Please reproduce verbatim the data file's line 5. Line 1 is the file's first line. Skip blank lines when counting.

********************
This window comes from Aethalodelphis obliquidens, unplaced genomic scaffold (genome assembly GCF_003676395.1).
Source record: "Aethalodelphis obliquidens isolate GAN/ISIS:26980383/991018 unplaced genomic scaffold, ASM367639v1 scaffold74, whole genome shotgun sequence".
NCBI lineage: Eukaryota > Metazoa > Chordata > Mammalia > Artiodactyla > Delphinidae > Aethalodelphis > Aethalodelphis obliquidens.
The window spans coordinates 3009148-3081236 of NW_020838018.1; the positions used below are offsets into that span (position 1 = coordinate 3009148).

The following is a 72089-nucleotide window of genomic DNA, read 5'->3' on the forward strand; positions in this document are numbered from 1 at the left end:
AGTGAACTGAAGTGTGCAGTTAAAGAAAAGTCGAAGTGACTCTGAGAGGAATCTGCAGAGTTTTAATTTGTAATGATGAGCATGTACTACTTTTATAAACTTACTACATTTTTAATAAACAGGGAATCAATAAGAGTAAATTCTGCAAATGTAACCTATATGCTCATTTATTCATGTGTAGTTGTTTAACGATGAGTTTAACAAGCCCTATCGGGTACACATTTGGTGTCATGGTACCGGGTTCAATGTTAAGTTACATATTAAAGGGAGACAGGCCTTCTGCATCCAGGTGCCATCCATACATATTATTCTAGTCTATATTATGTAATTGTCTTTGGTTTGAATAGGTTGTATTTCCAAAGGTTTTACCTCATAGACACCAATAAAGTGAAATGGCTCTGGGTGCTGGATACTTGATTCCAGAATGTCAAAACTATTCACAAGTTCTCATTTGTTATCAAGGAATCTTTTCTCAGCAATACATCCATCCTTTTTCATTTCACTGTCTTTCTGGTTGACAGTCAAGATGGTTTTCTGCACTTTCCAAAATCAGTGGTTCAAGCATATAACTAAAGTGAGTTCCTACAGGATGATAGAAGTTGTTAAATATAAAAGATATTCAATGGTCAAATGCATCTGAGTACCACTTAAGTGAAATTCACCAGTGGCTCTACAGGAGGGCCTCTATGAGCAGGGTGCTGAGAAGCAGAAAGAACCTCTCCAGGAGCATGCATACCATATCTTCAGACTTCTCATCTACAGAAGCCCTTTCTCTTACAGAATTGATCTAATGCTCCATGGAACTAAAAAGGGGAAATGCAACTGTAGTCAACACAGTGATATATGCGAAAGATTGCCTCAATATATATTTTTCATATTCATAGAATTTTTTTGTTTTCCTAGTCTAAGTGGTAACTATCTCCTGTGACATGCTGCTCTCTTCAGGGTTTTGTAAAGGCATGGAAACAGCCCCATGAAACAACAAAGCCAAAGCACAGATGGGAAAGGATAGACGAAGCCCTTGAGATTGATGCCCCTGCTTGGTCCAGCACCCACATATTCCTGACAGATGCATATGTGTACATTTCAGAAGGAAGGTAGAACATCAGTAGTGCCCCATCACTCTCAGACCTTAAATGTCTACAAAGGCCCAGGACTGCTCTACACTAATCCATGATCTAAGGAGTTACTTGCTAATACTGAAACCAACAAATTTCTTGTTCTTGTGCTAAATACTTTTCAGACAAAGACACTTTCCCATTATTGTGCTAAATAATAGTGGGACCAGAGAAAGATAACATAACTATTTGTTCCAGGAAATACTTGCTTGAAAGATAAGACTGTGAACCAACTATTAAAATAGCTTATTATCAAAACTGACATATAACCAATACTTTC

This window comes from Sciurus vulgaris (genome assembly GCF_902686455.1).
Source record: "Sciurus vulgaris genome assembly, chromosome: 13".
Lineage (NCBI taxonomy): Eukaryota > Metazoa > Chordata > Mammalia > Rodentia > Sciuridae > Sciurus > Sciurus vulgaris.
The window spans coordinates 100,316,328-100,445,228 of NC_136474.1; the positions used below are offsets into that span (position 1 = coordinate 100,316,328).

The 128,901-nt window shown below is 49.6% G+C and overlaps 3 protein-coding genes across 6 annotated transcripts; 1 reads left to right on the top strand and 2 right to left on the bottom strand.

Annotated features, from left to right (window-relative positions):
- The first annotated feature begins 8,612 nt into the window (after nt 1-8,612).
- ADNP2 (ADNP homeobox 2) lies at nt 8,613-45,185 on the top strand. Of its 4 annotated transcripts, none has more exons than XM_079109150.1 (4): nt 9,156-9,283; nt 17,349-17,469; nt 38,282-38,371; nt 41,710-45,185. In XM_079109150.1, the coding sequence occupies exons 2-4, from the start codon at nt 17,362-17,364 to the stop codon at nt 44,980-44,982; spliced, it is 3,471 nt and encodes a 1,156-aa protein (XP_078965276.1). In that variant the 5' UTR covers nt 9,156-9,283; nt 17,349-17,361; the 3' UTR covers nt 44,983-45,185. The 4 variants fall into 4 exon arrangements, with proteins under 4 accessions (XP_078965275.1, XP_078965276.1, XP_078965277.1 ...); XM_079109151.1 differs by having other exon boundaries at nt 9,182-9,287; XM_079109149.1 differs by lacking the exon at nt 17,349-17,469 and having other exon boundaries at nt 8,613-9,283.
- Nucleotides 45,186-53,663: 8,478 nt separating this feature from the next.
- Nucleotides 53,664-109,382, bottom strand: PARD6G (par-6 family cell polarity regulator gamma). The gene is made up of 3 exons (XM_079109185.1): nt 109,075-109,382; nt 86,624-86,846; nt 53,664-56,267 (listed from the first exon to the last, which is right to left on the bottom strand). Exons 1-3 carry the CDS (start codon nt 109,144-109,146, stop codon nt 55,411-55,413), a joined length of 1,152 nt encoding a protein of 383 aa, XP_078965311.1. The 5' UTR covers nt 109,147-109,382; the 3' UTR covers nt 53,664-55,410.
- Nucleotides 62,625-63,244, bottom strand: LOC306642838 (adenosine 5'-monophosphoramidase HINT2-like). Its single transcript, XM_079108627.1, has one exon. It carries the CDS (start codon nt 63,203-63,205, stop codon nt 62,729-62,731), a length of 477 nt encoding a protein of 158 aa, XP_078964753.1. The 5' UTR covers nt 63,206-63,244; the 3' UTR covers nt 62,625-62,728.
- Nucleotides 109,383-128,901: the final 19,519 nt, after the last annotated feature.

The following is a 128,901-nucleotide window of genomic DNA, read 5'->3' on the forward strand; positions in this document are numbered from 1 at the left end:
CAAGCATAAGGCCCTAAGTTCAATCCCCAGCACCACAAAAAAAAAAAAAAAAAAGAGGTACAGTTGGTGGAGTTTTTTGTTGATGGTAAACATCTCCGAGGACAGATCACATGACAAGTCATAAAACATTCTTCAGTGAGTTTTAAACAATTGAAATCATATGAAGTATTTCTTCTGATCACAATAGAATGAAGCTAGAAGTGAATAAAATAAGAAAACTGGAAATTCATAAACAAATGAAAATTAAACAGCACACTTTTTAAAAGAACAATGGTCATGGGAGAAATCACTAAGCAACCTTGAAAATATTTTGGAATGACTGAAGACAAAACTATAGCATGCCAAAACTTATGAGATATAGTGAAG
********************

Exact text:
The following is a 72089-nucleotide window of genomic DNA, read 5'->3' on the forward strand; positions in this document are numbered from 1 at the left end: